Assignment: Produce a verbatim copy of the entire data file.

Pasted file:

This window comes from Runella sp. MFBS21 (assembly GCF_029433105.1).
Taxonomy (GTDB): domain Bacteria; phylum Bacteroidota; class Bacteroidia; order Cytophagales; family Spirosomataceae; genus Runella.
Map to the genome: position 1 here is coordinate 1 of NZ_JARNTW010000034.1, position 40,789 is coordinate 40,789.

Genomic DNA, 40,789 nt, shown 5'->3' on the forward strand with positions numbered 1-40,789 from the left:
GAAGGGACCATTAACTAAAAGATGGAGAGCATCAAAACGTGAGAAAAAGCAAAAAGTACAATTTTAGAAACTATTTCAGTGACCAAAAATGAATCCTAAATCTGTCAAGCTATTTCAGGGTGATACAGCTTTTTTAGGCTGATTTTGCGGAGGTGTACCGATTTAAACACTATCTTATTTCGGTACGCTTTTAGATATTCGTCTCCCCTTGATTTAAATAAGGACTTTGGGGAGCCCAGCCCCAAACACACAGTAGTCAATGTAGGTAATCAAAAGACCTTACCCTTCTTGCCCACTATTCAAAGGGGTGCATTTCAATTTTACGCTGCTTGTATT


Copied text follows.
This window comes from Runella sp. MFBS21 (assembly GCF_029433105.1).
Taxonomy (GTDB): domain Bacteria; phylum Bacteroidota; class Bacteroidia; order Cytophagales; family Spirosomataceae; genus Runella.
Map to the genome: position 1 here is coordinate 1 of NZ_JARNTW010000034.1, position 40,789 is coordinate 40,789.

Genomic DNA, 40,789 nt, shown 5'->3' on the forward strand with positions numbered 1-40,789 from the left:
GAAGGGACCATTAACTAAAAGATGGAGAGCATCAAAACGTGAGAAAAAGCAAAAAGTACAATTTTAGAAACTATTTCAGTGACCAAAAATGAATCCTAAATCTGTCAAGCTATTTCAGGGTGATACAGCTTTTTTAGGCTGATTTTGCGGAGGTGTACCGATTTAAACACTATCTTATTTCGGTACGCTTTTAGATATTCGTCTCCCCTTGATTTAAATAAGGACTTTGGGGAGCCCAGCCCCAAACACACAGTAGTCAATGTAGGTAATCAAAAGACCTTACCCTTCTTGCCCACTATTCAAAGGGGTGCATTTCAATTTTACGCTGCTTGTATT